More importantly, it’s still easy to forget that the used car opportunity in Texas, we’re and I don’t have the exact number, but I think we’re like 0.5, 0.6 to 1 in Texas in our used car sales. So that’s our big opportunity in Texas and obviously their units in operations are growing at exorbitant amount because they’ve had the biggest boom.
And I think their ability to meet the customer's need in a timely and cost effective way in the service apartments will create a turnaround there despite what happens with oil prices.
Great. And I might have missed this. Did you quantify the 16 days new inventory growth, how many were related to stop sales?
So the increase, I can probably quantify that it’s probably half from stop sale and the other half would be luxury focused on yearend build-out and some model endings that we had to take some additional products that we’re still working through.
Okay. And then one last question, 22% collision growth what happened there?
To be fair, we had three body shop managers that two of which we promoted, one from the outside that have really taken hold. A lot of that again is in Texas on a positive note, so…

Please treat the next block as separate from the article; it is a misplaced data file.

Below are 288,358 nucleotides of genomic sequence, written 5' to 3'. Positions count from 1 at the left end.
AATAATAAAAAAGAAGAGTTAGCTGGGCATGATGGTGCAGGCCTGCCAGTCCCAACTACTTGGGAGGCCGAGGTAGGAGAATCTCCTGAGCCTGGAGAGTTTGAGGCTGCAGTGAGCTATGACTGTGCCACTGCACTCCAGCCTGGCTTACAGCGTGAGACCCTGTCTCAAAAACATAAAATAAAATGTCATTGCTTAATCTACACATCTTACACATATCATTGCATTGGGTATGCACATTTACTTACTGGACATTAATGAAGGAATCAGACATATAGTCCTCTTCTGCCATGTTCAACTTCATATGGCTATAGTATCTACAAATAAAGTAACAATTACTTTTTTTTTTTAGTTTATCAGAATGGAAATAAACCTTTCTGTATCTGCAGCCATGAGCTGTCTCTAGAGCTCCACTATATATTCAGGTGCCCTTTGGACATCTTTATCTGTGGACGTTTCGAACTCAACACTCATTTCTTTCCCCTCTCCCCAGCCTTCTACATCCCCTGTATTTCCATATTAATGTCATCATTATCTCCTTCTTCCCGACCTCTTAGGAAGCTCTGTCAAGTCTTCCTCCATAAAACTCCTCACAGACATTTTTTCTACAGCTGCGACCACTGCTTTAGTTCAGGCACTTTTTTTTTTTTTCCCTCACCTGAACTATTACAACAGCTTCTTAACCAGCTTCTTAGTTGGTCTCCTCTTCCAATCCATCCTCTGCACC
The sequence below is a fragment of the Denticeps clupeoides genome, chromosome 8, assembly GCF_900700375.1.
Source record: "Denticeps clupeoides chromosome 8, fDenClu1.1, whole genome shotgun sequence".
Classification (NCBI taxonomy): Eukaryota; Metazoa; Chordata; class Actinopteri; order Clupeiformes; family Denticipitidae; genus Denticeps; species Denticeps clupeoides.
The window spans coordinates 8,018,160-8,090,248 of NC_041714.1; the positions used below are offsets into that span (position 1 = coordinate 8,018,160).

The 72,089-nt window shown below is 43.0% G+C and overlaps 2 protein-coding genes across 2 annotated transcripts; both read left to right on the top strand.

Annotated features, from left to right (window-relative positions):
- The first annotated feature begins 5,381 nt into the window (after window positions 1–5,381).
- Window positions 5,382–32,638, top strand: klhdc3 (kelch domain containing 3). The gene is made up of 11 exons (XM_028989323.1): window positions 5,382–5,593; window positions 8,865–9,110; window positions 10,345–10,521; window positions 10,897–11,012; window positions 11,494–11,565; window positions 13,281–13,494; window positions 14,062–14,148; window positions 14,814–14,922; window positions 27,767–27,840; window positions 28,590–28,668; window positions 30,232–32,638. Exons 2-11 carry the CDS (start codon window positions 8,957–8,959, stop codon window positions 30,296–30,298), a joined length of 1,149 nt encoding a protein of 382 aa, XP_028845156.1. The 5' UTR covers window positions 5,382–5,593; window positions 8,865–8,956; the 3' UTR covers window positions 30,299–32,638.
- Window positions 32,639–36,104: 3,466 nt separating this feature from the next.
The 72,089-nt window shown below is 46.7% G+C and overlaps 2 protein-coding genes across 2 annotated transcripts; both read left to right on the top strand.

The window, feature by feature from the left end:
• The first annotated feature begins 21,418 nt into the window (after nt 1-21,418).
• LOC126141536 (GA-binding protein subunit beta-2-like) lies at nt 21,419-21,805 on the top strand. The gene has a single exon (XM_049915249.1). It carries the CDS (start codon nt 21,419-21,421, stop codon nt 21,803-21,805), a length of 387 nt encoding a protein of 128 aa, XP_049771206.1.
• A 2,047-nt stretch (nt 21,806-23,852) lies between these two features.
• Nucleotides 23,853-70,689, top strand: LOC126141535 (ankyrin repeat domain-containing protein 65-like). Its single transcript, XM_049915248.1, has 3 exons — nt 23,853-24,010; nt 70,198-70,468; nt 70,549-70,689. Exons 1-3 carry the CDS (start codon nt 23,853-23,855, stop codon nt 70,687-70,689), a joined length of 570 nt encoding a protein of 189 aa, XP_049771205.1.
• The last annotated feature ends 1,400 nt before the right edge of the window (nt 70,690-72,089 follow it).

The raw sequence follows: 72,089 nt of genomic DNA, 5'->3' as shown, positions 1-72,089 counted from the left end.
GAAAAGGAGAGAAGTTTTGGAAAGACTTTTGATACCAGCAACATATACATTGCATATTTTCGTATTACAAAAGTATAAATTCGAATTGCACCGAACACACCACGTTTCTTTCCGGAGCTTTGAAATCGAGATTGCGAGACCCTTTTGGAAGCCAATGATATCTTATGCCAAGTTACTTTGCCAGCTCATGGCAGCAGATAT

Okay. Great. Thank you.
Thank you. Our next question comes from the line of Michael Montani with Evercore ISI. Please proceed with your question.
Hey good morning. First I wanted to ask if I could just about the reduction in guidance for service gross profit rate, even though the dollar growth is up in terms of sales dollars.
A little surprising to me just because I was thinking you get better absorption and labor hour scheduling, but then there was actually a 30 Bps reduction in the guidance there. So can you just help flush out a little bit what would have changed there in the thinking?
Yeah Michael this is Chris. One is looking at current trends it’s kind of equal to where our overall fixed margins are coming in. A weighted portion of that’s going to go towards the body shop, which has a gross profit margin about 20 or 15 basis points lower than our CPM warranty work.
And so as we improve that business and get that back on track, it’s going to weigh down our overall GP margins, but what we guided for the year is really consistent also of what we saw in the quarter and no overall changes that we’re anticipating on that.
Okay. Got it and then if I could on used, the reduction there in gross profit and also the step-up in inventory, is there any way to quantify and maybe Bryan or Chris how much of that was stop sale?